Step 2: Create a filing system
For any emails or documents pertaining to a category created, be sure to file only under that folder. This organized system will help you review documents at a glance, put together summaries or refresh your memory when you need it. This filing system will save you time, energy and chaos of seeing 291293 emails in your inbox, leaving you with only the very important follow up emails in your inbox and space on your screensaver for those very cute golden retrievers.
Step 3: Have a consistent naming convention
I can’t stress this one enough. There will be times that you forget where you stored that document. By labeling your documents the same way every time, it also avoids any version control issues. My suggestion for naming convention is this: TOPIC_TITLE_ _DATE_VERSION. Having a version such as draft_v2 will prevent you (hopefully) from working on draft_v1 – an outdated draft. Trust me, this may happen when you’re working late nights so avoid the hassle by being diligent about your naming convention.
Doing this will not only save you HOURS of time from having to reinvent the wheel but it will also save you a lot of frustration and stress. You’ll also look like the hero when you respond to an email right away because you were able to find the exact information you needed. Not to mention, the next time your boss asks for a document while hovering over you, you can get it to him immediately so he backs off, allowing you to do more important work, like stalking your ex on Facebook.
Tip 2: Organize your to-do list:
When you walk into the office in the morning, how do you know what you’re going to work on? Don’t wait for a fire drill to occur and then spend your whole day working on that. You may miss very important deadlines. The way to mitigate this is by organizing your to-do list. First, write down all of the things that you have to work on. Then, take some time and categorize how long each task might take and the work effort required. Are there any tasks that require strategic thinking or is it mindless work that needs to get done? Are there any tasks that you can delegate? When you have a complete list of your to-dos along with priority, difficulty level and time required, think about how you need to organize your day so that you can complete the important tasks. For strategic decisions or tasks that are complex, consider working on those tasks when you’re at your best – whether that’s in the morning, after a workout, or after you’ve had your coffee. You need brainpower for those tasks. For tasks that are mindless, you may want to save them for the end of the workday when you might be tired.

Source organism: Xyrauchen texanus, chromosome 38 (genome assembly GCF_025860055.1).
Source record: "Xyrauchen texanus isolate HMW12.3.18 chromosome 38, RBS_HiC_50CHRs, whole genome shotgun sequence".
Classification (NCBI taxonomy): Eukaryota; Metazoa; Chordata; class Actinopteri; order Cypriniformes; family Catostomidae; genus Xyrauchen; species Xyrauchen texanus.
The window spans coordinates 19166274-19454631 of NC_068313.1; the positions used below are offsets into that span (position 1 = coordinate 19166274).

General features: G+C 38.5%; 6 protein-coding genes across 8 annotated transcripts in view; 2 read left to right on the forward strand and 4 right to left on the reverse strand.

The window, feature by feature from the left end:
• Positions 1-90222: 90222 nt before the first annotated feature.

To help prioritize, you may consider the following matrix to help you categorize your tasks. Tasks that are important and urgent should get your immediate attention. For tasks that are important and but yet urgent, you should plan how you will efficiently complete the tasks. Tasks that are not important but urgent are annoying interruptions. For these interruptions, ask yourself: can these tasks be delegated? This will help you focus on the more important tasks. And tasks that are not urgent or important are distractions. Don’t prioritize these tasks over other tasks and try to delegate them out.
Tip 3: Organize your work bag
Think of your work bag as your lifeline. It carries everything you need to survive – your laptop, pen, paper, a snack, water, and aspirin for when you’re hungover or if the client talks too much. Organize your bag in a way that there is nothing more than necessities and nothing less. Don’t clutter your purse with junk like coupons for Macy’s. Keep it simple and keep the same thing in the same place. For our traveling consultants or for those who travel often, your bag is your office. Have everything you need organized so that you can retrieve your charger right away when your laptop runs out of juice or when you need a pen to write down that cute person’s phone number. With an organized bag, you’ll reduce tension and avoid any last-minute anxiety.